Health Guide
Drug Guide

Glycine

What is it?

Glycine is a non-essential amino acid that can be taken as a supplement. It may be used to treat stomach ulcers, schizophrenia, anxiety (nervousness), insomnia (trouble sleeping), hypoglycemia (low blood sugar), and gout. It may also decrease muscle spasms, symptoms of benign prostatic hyperplasia (BPH), and boost the immune system.

Other names for Glycine include: Aminoacetic Acid, Gly, Glycocoll, and Sucre de Gelatine.

Ask your doctor, nurse, or pharmacist if you need more information about this medicine or if any information in this leaflet concerns you.

Before Using:

Tell your doctor if you

Dosage:

Talk with your caregiver about how much Glycine you should take. The amount depends on the strength of the medicine and the reason you are taking Glycine. If you are using this medicine without instructions from your caregiver, follow the directions on the medicine bottle. Do not take more medicine or take it more often than the directions tell you to.

To store this medicine:

Keep all medicine locked up and away from children. Store medicine away from heat and direct light. Do not store your medicine in the bathroom, near the kitchen sink, or in other damp places. Heat or moisture may cause the medicine to break down and not work the way it should work. Throw away medicine that is out of date or that you do not need. Never share your medicine with others.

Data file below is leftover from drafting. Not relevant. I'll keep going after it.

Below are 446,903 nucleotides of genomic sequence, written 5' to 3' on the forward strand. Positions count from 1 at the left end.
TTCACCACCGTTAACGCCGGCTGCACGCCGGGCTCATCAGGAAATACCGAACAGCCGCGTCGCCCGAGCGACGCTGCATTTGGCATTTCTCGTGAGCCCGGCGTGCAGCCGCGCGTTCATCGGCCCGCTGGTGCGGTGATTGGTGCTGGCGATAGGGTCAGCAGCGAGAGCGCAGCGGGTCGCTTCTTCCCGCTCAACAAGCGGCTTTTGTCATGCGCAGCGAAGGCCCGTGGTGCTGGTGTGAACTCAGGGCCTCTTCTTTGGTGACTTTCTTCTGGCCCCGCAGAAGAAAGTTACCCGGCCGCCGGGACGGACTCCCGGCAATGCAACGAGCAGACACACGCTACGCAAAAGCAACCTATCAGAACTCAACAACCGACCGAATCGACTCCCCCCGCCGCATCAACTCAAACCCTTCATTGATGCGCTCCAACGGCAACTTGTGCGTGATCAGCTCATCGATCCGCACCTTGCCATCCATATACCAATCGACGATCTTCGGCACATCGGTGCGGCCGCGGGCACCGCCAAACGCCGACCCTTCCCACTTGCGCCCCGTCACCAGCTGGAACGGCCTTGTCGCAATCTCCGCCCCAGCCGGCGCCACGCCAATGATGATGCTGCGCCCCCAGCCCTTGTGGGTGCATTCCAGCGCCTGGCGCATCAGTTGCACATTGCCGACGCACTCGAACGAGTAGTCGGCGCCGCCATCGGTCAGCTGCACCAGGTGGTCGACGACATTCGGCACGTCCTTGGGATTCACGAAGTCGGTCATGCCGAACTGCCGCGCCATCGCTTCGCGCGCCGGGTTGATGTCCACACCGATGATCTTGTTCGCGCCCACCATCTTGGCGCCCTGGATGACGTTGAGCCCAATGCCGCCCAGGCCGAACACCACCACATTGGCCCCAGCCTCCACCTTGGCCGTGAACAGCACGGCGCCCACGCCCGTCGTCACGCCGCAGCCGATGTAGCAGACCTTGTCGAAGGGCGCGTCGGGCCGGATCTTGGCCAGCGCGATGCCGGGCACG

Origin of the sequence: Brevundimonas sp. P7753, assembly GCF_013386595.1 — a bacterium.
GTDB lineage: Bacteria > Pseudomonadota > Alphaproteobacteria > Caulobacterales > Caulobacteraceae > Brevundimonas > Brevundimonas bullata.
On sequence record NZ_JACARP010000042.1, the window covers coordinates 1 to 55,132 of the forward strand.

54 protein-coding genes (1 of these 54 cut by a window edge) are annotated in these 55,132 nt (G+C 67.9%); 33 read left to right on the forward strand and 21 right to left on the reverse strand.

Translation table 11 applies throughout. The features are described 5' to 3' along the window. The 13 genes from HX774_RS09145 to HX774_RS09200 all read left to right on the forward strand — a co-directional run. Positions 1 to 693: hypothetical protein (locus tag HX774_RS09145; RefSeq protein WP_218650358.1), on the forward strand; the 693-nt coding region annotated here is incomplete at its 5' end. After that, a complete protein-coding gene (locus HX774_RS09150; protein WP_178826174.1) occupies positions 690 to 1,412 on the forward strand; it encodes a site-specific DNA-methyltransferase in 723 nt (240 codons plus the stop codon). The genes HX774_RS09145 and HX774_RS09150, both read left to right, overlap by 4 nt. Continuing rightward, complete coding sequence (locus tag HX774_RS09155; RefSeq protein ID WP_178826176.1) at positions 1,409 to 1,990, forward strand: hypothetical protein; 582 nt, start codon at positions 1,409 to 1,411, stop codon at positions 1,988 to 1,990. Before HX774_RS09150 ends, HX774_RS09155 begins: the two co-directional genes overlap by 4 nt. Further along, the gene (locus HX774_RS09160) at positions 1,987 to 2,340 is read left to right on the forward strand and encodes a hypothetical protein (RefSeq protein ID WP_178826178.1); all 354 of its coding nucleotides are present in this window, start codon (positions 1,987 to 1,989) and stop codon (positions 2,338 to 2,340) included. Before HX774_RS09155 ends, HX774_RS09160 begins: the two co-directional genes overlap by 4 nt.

Warnings:

Side Effects:

Stop taking your medicine right away and talk to your doctor if you have any of the following side effects. Your medicine may be causing these symptoms which may mean you are allergic to it.

Other Side Effects:

This medicine may also cause other side effects. Tell your doctor if you have side effects that you think are caused by this medicine.

References:

1. Heresco-Levy U Javitt DC Ermilov M et al: Double Blind, placebo-controlled, crossover trial of glycine adjuvant therapy for treatment-resistant schizophrenia. Br J Psychiatry 1996; 169(5): 610-617.

2. Osol A & Farrar GE: The Dispensatory of the United States of America, 5th ed. JB Lippincott, Philadelphia, PA; 1955.


Last Updated: 9/15/2016

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